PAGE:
Days later, Adams expressed anxiety: “If people knew they would say I was like R Kelley lol,” he wrote.


    Yet within 10 minutes, the conversation again turned explicit. “I just want you to touch your nipple,” he texted, before again asking about her age. “And tell me that your mom is not gonna kill me if she finds out we even text.”


    In response to Adams’s repeated pleas that she tell him she was 18 — “You have to convince me,” he wrote — Ava at times said she was. Sometimes he asked to see identification — “in the hottest way that has ever been done Lol.” She never showed him any ID.


    Adams, through his lawyer, said that while he “has communications online with various fans and aspiring musicians,” he “does not recall having online communications with anyone related to anything outside of music.” The lawyer added that “if, in fact, this woman was underage, Mr. Adams was unaware.” He pointed to her performances in clubs and provided photos of Ava from that time, saying she looked “approximately 20.”


    Laws regarding explicit digital communication with a minor vary from state to state and are separate from age of consent laws, which encompass physical contact. In Ohio, where Ava lived, it is a felony to solicit, exchange or possess any material that shows a person under 18 engaging in sexual activity. New York, where Adams was during some of these exchanges, has similar laws regarding children younger than 17, and federal statutes use 18 as the age of adulthood.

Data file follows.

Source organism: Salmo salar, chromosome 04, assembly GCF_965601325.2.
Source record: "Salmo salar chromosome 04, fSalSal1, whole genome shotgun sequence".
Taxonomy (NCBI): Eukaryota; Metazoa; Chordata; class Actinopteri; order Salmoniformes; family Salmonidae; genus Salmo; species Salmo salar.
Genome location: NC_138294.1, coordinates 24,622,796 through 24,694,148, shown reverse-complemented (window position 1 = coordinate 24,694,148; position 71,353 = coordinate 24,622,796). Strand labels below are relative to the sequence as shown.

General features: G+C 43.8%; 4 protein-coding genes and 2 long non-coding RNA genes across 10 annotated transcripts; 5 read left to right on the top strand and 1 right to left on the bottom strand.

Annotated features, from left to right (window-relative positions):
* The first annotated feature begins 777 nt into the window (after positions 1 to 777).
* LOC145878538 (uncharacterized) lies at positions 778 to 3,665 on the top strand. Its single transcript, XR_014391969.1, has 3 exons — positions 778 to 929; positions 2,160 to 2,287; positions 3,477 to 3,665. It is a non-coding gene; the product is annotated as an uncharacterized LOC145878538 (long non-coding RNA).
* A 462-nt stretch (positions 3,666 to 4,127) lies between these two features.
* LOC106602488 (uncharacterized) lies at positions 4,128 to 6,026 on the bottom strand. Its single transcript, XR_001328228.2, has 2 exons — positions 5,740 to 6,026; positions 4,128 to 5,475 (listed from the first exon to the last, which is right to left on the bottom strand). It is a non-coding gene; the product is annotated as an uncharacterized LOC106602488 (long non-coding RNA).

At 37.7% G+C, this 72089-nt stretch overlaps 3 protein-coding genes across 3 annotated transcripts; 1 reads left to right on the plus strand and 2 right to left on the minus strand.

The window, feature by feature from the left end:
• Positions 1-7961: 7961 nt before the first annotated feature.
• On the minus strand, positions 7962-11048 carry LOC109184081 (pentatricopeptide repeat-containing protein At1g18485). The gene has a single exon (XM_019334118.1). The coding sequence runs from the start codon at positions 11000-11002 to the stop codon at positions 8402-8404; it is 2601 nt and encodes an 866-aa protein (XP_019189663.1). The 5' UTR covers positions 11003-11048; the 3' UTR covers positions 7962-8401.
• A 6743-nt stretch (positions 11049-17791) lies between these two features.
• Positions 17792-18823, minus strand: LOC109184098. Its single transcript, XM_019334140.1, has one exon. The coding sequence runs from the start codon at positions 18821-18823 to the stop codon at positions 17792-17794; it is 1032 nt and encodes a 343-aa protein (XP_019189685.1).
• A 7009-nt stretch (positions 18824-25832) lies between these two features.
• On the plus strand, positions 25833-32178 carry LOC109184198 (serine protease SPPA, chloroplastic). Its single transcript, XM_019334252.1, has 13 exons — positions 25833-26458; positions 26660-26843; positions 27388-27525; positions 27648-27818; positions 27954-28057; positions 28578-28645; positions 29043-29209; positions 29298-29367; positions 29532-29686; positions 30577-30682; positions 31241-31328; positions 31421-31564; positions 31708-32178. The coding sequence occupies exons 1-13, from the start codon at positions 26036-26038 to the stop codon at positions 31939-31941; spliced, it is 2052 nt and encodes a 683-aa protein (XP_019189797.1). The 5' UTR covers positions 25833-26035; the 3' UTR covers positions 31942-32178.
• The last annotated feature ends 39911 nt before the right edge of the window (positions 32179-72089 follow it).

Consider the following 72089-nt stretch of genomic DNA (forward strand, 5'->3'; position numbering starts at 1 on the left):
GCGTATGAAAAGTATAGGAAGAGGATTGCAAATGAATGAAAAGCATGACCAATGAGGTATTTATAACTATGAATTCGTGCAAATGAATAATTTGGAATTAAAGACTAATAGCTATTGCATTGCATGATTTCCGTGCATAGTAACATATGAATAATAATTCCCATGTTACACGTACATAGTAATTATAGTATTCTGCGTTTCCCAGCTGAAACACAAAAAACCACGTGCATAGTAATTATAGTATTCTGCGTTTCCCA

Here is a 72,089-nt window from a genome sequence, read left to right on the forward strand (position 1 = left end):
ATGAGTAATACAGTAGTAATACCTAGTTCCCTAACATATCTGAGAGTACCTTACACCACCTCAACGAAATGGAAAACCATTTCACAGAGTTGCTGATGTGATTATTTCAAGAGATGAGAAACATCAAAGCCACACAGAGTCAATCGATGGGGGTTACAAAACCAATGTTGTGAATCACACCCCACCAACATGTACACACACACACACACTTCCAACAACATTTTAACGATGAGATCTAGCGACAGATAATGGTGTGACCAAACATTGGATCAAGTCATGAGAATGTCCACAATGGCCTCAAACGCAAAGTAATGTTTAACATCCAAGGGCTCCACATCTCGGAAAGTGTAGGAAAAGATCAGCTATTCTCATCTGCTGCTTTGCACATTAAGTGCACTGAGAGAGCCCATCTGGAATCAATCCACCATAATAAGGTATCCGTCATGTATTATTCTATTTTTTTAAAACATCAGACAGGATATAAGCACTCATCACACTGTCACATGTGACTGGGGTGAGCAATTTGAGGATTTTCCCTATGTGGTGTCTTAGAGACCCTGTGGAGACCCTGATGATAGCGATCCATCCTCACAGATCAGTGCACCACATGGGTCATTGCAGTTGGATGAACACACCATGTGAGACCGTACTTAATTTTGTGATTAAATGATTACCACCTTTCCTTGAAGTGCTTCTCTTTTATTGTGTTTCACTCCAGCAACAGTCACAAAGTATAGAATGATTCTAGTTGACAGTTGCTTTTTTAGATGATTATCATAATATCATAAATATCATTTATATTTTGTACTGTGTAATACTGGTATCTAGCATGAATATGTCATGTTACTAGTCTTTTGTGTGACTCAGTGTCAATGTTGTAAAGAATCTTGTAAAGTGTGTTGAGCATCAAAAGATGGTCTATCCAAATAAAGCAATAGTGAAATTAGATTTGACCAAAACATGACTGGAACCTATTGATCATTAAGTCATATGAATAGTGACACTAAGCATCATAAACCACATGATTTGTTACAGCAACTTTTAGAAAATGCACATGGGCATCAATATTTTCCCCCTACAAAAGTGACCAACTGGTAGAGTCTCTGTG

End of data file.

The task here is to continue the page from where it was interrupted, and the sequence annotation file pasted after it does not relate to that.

Several legal experts said that prosecuting such cases could involve disputes over jurisdiction and whether the adult reasonably believed the minor was of legal age, taking into account context from their conversations.


    Ava said that as her communication with Adams went on, she grew uneasy about their unequal dynamic. Once, she said, the two agreed to video chat, but when they connected on Skype, Adams was already naked. “It was just sexual power,” Ava said.


    As their relationship waned, Adams returned to the possibility of recording together. But for Ava, the idea that she would be objectified or have to sleep with people to get ahead “just totally put me off to the whole idea” of being a musician, she said. She never played another gig.


    ‘Hurricane Ryan’


    The music world, in which a culture of late nights and boundary-pushing behavior has been normalized, hasn’t been as roiled by the #MeToo movement as other sectors of media and entertainment. But many in the business say that harassment and inequitable treatment of women is pervasive and that the “sex, drugs and rock ’n’ roll” ethos has shielded men from being held to account.

    In an industry where musicians are often the most trusted gatekeepers, Adams was more than just a singer. His Pax-Am label was connected to Capitol Music Group, a major conglomerate, and an opening slot on one of his sold-out tours could introduce an emerging artist to fans and business partners. For more than a decade, until last year, Adams was managed by John Silva, who has worked with Nirvana, Beck and St. Vincent. (Silva and Capitol, which is scheduled to release three albums by Adams this year, declined requests for comment.)